Political Ecology of Scarcity, Limits, and Degrowth (EDS 423)
- Course background
- Learning Goals
- Teaching Methods
- Lecturers and facilitators
- Participant requirements and application
- Seminar: Limits to Growth +50
In 1972, the Club of Rome report ‘Limits to Growth’ triggered heated debates on the notion of environmental limits and their political implications. It claimed that dominant development pathways based on continued economic growth were leading to the scarcity of various environmental resources and to unsustainable resource use and pollution levels.
The report was instrumental in sparking the emergence of two versions of political ecology, but in different ways. In the Anglophone version it led to a critique of Malthusianism and its lack of social or class analysis when presenting environmental crisis scenarios, while in France the report inspired the emergence of discourses of décroissance (degrowth) and a radicalization of green politics under the banner of écologie politique.
These two political ecology traditions and their contrasting views on the issues of scarcity, and limits were recently the point of departure for a Virtual Forum debate in the journal Political Geography. The discussion started off with a keynote by Paul Robbins at the Political Ecology (POLLEN) conference in Oslo in June 2018 and discussant comments by Erik Gómez-Baggethun.
In his keynote paper, Robbins points out that (anglophone) political ecology scholarship often has deconstructed notions of limits and carrying capacities and has made the case that these ideas tend to serve political and economic elites, thereby reinforcing social injustices and marginalization. This political ecology tradition may be seen to stand in contrast to degrowth’s emphasis on planetary boundaries and ecological limits.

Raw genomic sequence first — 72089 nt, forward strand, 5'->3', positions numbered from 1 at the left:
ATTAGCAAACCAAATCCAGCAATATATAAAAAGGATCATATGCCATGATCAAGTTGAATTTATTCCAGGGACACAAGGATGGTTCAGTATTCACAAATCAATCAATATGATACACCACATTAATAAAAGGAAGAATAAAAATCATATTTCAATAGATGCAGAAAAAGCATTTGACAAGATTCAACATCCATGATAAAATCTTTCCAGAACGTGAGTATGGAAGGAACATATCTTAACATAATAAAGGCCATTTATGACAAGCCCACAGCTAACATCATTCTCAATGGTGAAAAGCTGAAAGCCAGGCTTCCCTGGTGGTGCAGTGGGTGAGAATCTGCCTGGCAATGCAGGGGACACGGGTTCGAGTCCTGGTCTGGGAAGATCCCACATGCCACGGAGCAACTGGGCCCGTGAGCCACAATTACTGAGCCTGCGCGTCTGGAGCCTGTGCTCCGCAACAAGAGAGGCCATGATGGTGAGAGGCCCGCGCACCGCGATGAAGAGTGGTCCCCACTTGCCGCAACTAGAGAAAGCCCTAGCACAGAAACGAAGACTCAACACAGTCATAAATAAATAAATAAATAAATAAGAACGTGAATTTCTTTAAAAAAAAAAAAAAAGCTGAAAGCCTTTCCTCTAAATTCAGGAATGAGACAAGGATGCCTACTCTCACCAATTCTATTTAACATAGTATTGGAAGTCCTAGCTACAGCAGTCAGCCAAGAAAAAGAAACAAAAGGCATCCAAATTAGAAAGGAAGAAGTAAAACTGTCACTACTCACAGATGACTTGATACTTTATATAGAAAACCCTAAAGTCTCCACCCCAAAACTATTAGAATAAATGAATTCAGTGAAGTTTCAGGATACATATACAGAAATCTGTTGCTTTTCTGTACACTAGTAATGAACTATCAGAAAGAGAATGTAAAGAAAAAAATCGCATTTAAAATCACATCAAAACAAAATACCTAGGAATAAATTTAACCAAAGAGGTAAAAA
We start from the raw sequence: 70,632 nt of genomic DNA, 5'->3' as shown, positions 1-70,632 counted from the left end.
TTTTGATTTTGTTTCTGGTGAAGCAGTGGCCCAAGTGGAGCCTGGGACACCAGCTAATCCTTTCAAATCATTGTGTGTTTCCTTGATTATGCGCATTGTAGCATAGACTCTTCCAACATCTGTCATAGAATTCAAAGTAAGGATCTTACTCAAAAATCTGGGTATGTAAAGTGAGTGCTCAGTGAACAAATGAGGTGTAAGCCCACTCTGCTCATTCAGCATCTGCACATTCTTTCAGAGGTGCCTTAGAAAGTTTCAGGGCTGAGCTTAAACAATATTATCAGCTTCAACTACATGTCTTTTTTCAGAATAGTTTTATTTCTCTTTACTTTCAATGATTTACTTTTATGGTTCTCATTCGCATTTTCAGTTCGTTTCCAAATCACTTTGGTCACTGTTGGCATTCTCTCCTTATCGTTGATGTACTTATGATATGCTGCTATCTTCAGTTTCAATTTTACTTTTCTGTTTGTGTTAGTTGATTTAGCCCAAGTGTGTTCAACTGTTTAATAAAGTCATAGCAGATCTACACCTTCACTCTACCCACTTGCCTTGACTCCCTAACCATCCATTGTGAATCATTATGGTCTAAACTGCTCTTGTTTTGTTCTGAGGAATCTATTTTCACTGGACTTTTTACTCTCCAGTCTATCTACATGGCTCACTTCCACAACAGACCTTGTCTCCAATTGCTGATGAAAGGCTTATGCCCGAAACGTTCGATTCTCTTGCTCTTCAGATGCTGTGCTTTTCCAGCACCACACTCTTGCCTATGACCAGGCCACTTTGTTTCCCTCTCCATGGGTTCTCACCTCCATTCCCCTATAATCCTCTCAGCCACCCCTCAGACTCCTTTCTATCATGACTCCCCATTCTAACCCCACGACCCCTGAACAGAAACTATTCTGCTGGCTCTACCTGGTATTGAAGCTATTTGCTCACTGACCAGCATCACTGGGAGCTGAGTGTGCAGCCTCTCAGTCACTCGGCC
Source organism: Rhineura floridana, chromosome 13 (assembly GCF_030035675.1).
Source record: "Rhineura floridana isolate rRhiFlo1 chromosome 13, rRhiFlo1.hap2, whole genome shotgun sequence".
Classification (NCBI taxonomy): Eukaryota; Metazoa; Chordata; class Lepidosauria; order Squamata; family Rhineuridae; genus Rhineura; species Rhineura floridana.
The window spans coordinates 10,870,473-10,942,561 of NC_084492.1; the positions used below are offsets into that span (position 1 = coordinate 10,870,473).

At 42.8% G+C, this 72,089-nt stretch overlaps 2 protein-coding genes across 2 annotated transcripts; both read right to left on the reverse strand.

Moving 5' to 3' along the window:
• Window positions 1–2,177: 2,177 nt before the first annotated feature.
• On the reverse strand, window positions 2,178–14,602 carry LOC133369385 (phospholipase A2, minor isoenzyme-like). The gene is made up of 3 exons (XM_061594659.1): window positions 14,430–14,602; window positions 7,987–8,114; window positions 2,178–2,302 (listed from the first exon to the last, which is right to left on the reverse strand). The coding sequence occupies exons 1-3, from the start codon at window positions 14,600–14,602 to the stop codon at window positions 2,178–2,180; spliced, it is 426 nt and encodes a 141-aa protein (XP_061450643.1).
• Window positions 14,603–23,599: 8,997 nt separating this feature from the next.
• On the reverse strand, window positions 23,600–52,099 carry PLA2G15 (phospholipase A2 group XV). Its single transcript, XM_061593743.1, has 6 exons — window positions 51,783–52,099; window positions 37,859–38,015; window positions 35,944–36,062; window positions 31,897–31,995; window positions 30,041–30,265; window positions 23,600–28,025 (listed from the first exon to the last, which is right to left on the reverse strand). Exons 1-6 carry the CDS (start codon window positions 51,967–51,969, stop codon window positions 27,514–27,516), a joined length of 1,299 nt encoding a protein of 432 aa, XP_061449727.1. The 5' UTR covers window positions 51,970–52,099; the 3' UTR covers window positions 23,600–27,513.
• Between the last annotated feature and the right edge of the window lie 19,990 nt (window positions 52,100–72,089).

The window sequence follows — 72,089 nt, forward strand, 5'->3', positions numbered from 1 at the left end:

In his response, Gómez-Baggethun argues that the economy cannot continue to grow forever on a finite planet, pointing to the rising social and environmental costs of growth. ‘In today’s post-truth era’, he states, ‘banalizing research on ecological limits as mere narratives or social constructs pays service (albeit unintendedly) to the same elites and business powers against which such claims where initially conceived’.
This debate thus suggests a rift within political ecology between, on the one hand, those skeptical of narratives of environmental limits and scarcity, and, on the other hand, those committed to alternative sustainabilities based on these very concepts.
The aim of this PhD course is to follow up on this debate and to explore how political ecologists are engaging with, and aligning themselves with respect to each position (or perhaps staking out entirely new stances). We have invited scholars with different perspectives on technology, energy and the environment to help bring this debate forward amidst an increasingly urgent climate and environmental crisis.
The course is relevant for PhD students who are examining and trying to understand issues related to scarcity and limits. It will include lectures from leading scholars in the field who approach this theme from different perspectives. The course will also offer opportunities for participants to present, discuss and advance their own research and to interact and engage with scholars and students undertaking studies on related topics.